Summer, Giuseppe Arcimboldo, 1573. (Oil on canvas, Musée du Louvre, Paris)
A year or so ago, I was invited to tea, with perhaps half-a-dozen other women, at the home of the mother of one of my children's friends. Upon arrival, I noticed that a long table had been set up in her living room, upon which lay every confection known to man — and then some. There were edible decorations and disposable trays and even, God help me, chef hats.
It quickly became evident that tea wasn't the half of it: we'd been invited to get creative with cookie-decorating.
Appalled by the industrial-strength quanities of sugar fueling this little exercise in domestic nonsense, I rolled my eyes at a friend, who quickly consoled me. "Think of her as an artist," she suggested. "Sugar is her medium."
Unconvinced — and enroute, as it happened, to a mammogram — I made tiny breast sculptures crafted from Mallomars and meringue to bring to the radiologist. They turned out to be rather enjoyable to make, and the activity, though ludicrous, put a minor dent into what was (is) a source of annual anxiety for most women.
In an age in which permanence requires being uploaded, digitized and exiled to microfiche, things that are considered ephemeral take on added significance. Of course, the very question of what is, or is not, ephemeral is itself something of an oxymoron: technically speaking, if you save something, how can it be ephemeral? Clearly, an abbreviated life adds to an object's essential allure, and it is probable that this very fragility reminds us, in no small way, of our own mortality. Something meant to inhabit this world briefly — a ticket stub, a butterfly wing, a cookie — will inevitably decompose before we know it. Does an intervention to extend its life render us heroic, or just mildly delusional? Making design out of something ephemeral raises this proposition to an entirely new level: on the one hand, you could easily liken such behavior to, say, rearranging the deck chairs on the Titanic. And on the other?
Welcome to the world of foodistry: design with food.
Ever since the 16th century Italian Mannerist painter Arcimboldo made portraits from the detritus of his dinner, the relationship between the visual and the edible has been something of a puzzle. But it is one thing entirely to photograph a banana peel or paint a bunch of grapes — virtually rendering a natural form inert and, by conjecture, consigning it to a kind of pictorial permanence — and another to base your creation on a soufflé that is doomed ( perhaps momentarily) to deflate. What can be said of the parents who spend hours each day making charaben — preparing narrative scenes in their childrens’ bento boxes? (And what, indeed, of the person who chose to render the likeness of Bill Gates in an assortment of luncheon meats?) A recent article in the New York Times described the rarified art of professional garnishing, in which a certain slim, curvy knife transforms the mundane into the magnificent. (Like any field, there are insider secrets: “Jicama, along with daikon and rutabaga, are favored for carving three-dimensional figures because they are firm and don’t brown.”)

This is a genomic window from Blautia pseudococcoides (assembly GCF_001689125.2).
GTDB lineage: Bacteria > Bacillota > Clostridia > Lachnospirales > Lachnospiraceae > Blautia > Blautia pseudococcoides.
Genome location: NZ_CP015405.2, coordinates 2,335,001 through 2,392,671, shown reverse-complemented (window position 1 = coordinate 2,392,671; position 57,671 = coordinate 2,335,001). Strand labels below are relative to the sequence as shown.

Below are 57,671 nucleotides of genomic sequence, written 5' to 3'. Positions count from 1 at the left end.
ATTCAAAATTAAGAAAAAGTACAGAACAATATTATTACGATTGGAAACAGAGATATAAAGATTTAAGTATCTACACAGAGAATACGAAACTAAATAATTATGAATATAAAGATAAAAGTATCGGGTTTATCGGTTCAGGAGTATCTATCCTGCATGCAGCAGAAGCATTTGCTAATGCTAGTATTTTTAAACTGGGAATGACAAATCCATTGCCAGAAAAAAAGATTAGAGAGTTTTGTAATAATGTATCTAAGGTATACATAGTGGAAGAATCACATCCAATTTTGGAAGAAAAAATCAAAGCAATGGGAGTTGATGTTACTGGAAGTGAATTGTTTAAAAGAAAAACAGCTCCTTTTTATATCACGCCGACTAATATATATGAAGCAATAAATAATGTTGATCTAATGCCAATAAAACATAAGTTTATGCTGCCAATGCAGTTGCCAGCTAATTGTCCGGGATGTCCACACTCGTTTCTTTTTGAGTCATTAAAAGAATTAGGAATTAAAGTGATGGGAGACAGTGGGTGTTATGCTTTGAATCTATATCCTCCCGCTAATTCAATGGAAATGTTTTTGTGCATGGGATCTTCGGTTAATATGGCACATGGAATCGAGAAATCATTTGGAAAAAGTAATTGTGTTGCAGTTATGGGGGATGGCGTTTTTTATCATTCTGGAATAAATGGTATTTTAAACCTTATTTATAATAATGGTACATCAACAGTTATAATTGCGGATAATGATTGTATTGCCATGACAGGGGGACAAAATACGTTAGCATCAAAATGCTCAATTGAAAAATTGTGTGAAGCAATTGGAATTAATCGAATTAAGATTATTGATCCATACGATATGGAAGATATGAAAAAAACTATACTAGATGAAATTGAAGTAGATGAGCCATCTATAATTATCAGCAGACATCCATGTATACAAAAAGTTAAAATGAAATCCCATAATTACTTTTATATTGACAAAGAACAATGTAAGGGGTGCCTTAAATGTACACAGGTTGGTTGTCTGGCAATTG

Evidently, not every food artist can claim control over the gestational imperative of the medium. (Consider the poor ice sculptor.) Indeed, the more complex the elements, the higher the risk of melting, breaking, imploding or worse. At the extreme end of this spectrum are the gravity defying feats of professional pastry chefs, whose complex constructions involve exotic trickery made from things like spun sugar. And at the really extreme end are chefs who apply similar techniques but recognize the implicit, aesthetic need to to self-edit, to interpret food presentation with a kind of less-is-more panache. (On the down side, the result often favors the elf-food portion size familiar to all chic dining establishments: a fileted raisin, a teaspoon-sized dollop of gelato, a glazed chocolate-dipped espresso bean suspended in mid-air from a piece of candied dental floss and voilà. Check, please!)
I confess to being one of those people who sees a disposable plastic bottle and thinks about the chocolate sauce I will dispense before plating a dessert that very evening. As a tired working parent, I am no culinary goddess, but put me within five inches of anything chocolate and I am creating typographic swashes for any dish that will have me. (Don’t dismiss it before you’ve tried it. Highly addictive, particularly the chocolate part.) But I know my limits: I melt, I draw, and I'm done. Not so with food designers who pride themselves on their dexterity with what is, by definition, a perishible medium. Or is it?
Clearly, there are a number of artists — Andy Goldsworthy, Walter de Maria, and the late Robert Smithson among others — whose fascination with the erosion of the natural form underscores great bodies of serious, respected work. Is it ridiculous to compare, say, a carving of a chocolate swan to the spiral jetty — or is one person's mud another person's Mallomar? Ephemerality, it might be said, is in the eye of the beholder. (Or in the case of food, I suppose, in the mouth of the receiver.) Arcimboldo's critics apparently wondered if his fruit portraits were whimsical or the result of a deranged mind. I'm guessing neither, or perhaps both — which might be said to characterize anything really memorable, anything truly brilliant. And one has only to look at the work of the Czech filmmaker Jan Svankmajer to realize that blessedly, there's nothing ephemeral about that.